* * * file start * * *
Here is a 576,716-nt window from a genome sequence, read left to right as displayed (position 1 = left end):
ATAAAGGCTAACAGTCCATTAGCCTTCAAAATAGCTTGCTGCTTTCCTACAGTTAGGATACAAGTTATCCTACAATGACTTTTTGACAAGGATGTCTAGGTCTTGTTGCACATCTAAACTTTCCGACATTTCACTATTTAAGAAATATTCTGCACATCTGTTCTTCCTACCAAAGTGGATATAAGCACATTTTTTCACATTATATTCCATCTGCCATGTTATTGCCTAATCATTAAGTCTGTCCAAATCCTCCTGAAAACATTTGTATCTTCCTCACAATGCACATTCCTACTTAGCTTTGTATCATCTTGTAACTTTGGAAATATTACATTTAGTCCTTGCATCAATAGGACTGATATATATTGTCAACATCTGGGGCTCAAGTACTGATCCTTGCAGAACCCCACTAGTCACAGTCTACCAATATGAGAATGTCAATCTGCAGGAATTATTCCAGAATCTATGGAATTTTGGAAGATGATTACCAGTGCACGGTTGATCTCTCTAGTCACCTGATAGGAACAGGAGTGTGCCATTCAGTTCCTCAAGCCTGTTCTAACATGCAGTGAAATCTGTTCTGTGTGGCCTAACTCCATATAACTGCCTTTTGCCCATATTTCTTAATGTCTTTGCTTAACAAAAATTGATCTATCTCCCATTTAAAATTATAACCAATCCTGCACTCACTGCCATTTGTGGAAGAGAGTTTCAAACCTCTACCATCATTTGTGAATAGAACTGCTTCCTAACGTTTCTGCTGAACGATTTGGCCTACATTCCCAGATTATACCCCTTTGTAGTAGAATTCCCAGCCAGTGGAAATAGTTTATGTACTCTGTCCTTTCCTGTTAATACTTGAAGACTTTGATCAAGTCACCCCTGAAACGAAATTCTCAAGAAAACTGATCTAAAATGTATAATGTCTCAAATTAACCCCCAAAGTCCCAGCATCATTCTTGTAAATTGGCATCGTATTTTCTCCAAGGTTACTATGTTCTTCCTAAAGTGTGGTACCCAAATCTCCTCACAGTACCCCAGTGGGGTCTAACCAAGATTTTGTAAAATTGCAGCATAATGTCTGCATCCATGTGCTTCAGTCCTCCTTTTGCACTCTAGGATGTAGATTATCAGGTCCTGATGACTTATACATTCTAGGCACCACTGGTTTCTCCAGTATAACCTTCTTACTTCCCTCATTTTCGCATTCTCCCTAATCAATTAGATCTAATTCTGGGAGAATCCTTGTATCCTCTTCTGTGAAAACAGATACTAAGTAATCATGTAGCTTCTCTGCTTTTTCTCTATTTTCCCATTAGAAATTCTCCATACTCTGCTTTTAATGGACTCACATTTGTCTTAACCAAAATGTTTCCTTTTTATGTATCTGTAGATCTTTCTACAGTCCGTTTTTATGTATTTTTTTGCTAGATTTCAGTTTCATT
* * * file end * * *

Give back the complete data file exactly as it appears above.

Here is a 576,716-nt window from a genome sequence, read left to right as displayed (position 1 = left end):
ATAAAGGCTAACAGTCCATTAGCCTTCAAAATAGCTTGCTGCTTTCCTACAGTTAGGATACAAGTTATCCTACAATGACTTTTTGACAAGGATGTCTAGGTCTTGTTGCACATCTAAACTTTCCGACATTTCACTATTTAAGAAATATTCTGCACATCTGTTCTTCCTACCAAAGTGGATATAAGCACATTTTTTCACATTATATTCCATCTGCCATGTTATTGCCTAATCATTAAGTCTGTCCAAATCCTCCTGAAAACATTTGTATCTTCCTCACAATGCACATTCCTACTTAGCTTTGTATCATCTTGTAACTTTGGAAATATTACATTTAGTCCTTGCATCAATAGGACTGATATATATTGTCAACATCTGGGGCTCAAGTACTGATCCTTGCAGAACCCCACTAGTCACAGTCTACCAATATGAGAATGTCAATCTGCAGGAATTATTCCAGAATCTATGGAATTTTGGAAGATGATTACCAGTGCACGGTTGATCTCTCTAGTCACCTGATAGGAACAGGAGTGTGCCATTCAGTTCCTCAAGCCTGTTCTAACATGCAGTGAAATCTGTTCTGTGTGGCCTAACTCCATATAACTGCCTTTTGCCCATATTTCTTAATGTCTTTGCTTAACAAAAATTGATCTATCTCCCATTTAAAATTATAACCAATCCTGCACTCACTGCCATTTGTGGAAGAGAGTTTCAAACCTCTACCATCATTTGTGAATAGAACTGCTTCCTAACGTTTCTGCTGAACGATTTGGCCTACATTCCCAGATTATACCCCTTTGTAGTAGAATTCCCAGCCAGTGGAAATAGTTTATGTACTCTGTCCTTTCCTGTTAATACTTGAAGACTTTGATCAAGTCACCCCTGAAACGAAATTCTCAAGAAAACTGATCTAAAATGTATAATGTCTCAAATTAACCCCCAAAGTCCCAGCATCATTCTTGTAAATTGGCATCGTATTTTCTCCAAGGTTACTATGTTCTTCCTAAAGTGTGGTACCCAAATCTCCTCACAGTACCCCAGTGGGGTCTAACCAAGATTTTGTAAAATTGCAGCATAATGTCTGCATCCATGTGCTTCAGTCCTCCTTTTGCACTCTAGGATGTAGATTATCAGGTCCTGATGACTTATACATTCTAGGCACCACTGGTTTCTCCAGTATAACCTTCTTACTTCCCTCATTTTCGCATTCTCCCTAATCAATTAGATCTAATTCTGGGAGAATCCTTGTATCCTCTTCTGTGAAAACAGATACTAAGTAATCATGTAGCTTCTCTGCTTTTTCTCTATTTTCCCATTAGAAATTCTCCATACTCTGCTTTTAATGGACTCACATTTGTCTTAACCAAAATGTTTCCTTTTTATGTATCTGTAGATCTTTCTACAGTCCGTTTTTATGTATTTTTTTGCTAGATTTCAGTTTCATT